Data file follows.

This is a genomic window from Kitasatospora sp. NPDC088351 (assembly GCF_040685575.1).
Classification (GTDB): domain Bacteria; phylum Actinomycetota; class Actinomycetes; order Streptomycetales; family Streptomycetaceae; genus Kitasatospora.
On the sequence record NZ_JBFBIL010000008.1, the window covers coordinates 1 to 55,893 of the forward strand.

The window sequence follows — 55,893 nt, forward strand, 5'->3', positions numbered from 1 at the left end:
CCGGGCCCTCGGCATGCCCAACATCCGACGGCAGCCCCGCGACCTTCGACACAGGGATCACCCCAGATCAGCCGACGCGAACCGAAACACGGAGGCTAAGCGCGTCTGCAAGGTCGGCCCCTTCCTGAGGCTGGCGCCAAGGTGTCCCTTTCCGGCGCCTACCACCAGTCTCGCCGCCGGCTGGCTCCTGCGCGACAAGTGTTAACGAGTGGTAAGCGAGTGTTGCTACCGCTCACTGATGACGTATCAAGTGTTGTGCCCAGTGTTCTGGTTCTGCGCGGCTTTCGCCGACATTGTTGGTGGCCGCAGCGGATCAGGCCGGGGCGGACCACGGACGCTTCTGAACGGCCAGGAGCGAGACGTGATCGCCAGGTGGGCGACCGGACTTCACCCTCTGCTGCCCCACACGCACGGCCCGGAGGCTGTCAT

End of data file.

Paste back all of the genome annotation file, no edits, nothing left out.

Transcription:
This is a genomic window from Kitasatospora sp. NPDC088351 (assembly GCF_040685575.1).
Classification (GTDB): domain Bacteria; phylum Actinomycetota; class Actinomycetes; order Streptomycetales; family Streptomycetaceae; genus Kitasatospora.
On the sequence record NZ_JBFBIL010000008.1, the window covers coordinates 1 to 55,893 of the forward strand.

The window sequence follows — 55,893 nt, forward strand, 5'->3', positions numbered from 1 at the left end:
CCGGGCCCTCGGCATGCCCAACATCCGACGGCAGCCCCGCGACCTTCGACACAGGGATCACCCCAGATCAGCCGACGCGAACCGAAACACGGAGGCTAAGCGCGTCTGCAAGGTCGGCCCCTTCCTGAGGCTGGCGCCAAGGTGTCCCTTTCCGGCGCCTACCACCAGTCTCGCCGCCGGCTGGCTCCTGCGCGACAAGTGTTAACGAGTGGTAAGCGAGTGTTGCTACCGCTCACTGATGACGTATCAAGTGTTGTGCCCAGTGTTCTGGTTCTGCGCGGCTTTCGCCGACATTGTTGGTGGCCGCAGCGGATCAGGCCGGGGCGGACCACGGACGCTTCTGAACGGCCAGGAGCGAGACGTGATCGCCAGGTGGGCGACCGGACTTCACCCTCTGCTGCCCCACACGCACGGCCCGGAGGCTGTCAT